“While we are far from being the first shipping company to have a female captain, it is nonetheless noteworthy when such a long-established British institution as Cunard makes a break with its captaincy tradition,” said Peter Shanks, Cunard president, in a statement. “We are delighted to welcome her as our first woman driver.” The 43-year old Olsen hails from the Faroe Islands and joined Cunard in 1997 as First Officer on the Caronia. She has already taken her new ship through the Panama Canal on a cruise from New York to Los Angeles.

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Cunard’s 90,000-ton Queen Victoria. Picture by Alan Calvert


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Anchor Industries brings smiles to residents of SOS Children’s Villages

Anchor Industries, a leading supplier of lifting and rigging as well as marine and offshore mooring equipment and services in Southern Africa, ended 2010 on a festive note by donating R60,000 to the SOS Children’s Villages in Cape Town, Ennerdale and Pietermaritzburg.

SOS Children's Villages Association of South Africa is a private charitable social development organisation taking care of orphaned and abandoned children. “The organisation is built on the vision that every child belongs to a family and grows with love, respect and security,” says Leigh Swartz, SOS Children's Villages South Africa Fund Development Manager. The organisation is a member of SOS-Kinderdorf International, the largest global private welfare organisation operating in 135 countries. Over 200,000 children have benefited from their various programmes.

“Whereas most child-care institutions aim to place children into foster care or have them adopted as soon as possible, SOS Children's Villages provides professional foster care on a long-term basis. They ensure that children reach adulthood having learnt how to be independent and thereby equipping them to one day start careers and families. We at Anchor Industries were drawn to this organisation’s compassion for, and dedication to the future of the children, as well as the fact that they offer a sense of security,” says Dale Hutcheson, Anchor Industries Managing Director.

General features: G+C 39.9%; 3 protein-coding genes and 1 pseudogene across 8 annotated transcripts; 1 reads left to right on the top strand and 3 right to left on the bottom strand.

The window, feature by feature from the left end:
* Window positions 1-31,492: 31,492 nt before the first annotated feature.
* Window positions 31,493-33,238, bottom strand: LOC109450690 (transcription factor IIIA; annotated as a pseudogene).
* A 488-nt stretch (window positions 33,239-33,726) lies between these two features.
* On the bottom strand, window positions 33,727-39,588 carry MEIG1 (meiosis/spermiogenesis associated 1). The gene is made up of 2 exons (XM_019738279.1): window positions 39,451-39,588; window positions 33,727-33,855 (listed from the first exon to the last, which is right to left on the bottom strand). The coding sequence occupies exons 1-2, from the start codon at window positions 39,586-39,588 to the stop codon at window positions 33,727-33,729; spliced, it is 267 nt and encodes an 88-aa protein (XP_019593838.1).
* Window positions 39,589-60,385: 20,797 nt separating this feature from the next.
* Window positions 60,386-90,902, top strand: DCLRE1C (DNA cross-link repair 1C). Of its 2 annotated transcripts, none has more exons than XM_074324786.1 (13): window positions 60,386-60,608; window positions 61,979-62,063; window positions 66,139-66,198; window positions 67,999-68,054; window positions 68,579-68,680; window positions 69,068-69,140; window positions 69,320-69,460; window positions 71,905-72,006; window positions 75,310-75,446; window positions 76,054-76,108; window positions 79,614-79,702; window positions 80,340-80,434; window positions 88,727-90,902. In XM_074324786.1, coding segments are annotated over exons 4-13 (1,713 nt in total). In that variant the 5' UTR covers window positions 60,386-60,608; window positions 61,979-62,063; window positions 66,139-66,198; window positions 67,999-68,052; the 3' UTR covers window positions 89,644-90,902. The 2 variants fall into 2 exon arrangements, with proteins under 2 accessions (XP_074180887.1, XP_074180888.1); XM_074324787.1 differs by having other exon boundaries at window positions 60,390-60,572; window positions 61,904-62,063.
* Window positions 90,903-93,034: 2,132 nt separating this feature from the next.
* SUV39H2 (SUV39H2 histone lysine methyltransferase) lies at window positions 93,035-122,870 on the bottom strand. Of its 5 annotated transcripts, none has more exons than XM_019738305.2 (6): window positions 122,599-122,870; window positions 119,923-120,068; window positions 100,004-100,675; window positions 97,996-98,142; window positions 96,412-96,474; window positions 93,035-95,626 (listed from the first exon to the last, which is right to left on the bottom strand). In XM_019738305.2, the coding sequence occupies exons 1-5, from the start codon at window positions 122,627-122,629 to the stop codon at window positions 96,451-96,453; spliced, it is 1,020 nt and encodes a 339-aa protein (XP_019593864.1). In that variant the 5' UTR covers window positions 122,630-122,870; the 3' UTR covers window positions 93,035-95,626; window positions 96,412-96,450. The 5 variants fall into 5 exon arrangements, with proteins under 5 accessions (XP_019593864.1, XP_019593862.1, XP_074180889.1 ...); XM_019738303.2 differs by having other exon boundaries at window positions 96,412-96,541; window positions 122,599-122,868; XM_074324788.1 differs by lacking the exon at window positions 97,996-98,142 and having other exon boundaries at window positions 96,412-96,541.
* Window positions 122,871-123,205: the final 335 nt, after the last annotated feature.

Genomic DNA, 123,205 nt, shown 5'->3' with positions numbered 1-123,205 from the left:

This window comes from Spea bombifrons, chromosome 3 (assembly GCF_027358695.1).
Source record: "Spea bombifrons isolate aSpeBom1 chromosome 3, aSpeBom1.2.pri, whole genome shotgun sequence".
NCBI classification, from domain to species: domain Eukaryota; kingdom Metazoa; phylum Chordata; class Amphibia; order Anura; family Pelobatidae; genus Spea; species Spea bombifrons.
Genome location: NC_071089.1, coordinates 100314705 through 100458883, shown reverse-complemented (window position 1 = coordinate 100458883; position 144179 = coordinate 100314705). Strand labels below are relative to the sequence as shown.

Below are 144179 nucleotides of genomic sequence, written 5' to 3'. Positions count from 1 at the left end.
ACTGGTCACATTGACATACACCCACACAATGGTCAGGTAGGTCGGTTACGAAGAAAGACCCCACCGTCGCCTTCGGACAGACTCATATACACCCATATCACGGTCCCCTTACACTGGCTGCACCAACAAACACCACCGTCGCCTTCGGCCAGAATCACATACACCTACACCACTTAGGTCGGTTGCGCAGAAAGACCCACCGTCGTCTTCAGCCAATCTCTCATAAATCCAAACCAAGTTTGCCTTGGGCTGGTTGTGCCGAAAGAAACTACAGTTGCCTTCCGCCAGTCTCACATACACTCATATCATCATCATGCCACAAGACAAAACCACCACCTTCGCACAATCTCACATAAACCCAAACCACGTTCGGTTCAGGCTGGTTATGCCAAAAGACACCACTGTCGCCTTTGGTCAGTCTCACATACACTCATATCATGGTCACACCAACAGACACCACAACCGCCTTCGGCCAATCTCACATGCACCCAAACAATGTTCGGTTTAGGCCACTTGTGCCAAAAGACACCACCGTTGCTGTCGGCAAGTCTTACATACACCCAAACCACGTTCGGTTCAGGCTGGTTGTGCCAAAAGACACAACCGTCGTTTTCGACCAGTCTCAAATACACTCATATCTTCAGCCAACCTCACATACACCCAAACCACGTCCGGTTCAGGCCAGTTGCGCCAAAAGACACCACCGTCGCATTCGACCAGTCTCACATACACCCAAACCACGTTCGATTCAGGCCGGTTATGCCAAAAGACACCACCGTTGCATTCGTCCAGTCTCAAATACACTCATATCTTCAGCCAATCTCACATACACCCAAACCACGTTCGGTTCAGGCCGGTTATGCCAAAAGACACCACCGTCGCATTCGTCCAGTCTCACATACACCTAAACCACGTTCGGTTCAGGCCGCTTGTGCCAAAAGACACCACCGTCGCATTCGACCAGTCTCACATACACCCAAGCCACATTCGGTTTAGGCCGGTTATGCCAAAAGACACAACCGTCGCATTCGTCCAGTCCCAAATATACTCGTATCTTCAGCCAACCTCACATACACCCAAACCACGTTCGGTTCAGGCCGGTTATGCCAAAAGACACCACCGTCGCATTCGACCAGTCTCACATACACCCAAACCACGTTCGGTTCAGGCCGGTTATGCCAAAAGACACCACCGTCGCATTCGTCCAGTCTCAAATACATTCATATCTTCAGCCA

The SOS Children’s Villages in South Africa who care for children admitted to them through the Children’s Court receive a government subsidy, either per capita or per facility. Additionally, funds are also raised within South Africa to cover operating costs. “We appreciate this kind gesture from Anchor Industries and will use the donation to fund the education needs of our college students in Cape Town, Ennerdale and Pietermaritzburg ,” says Swartz.


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Pics of the Day – CSCL LIMA and HOEGH DETROIT

Image and video hosting by TinyPic China Shipping’s container vessel CSCL LIMA (26,404-gt, built 2008), flying the flag of Hong Kong but owned and managed in Canada, enters Durban Harbour on a liner call in December 2010. Picture by Trevor Jones

Image and video hosting by TinyPic Hoegh Autoliner’s giant car carrier HOEGH DETROIT (68,871-gt, built 2006) makes a stately entry in Durban port also in December 2010. The ship is owned, managed and flagged in Norway. Picture by Trevor Jones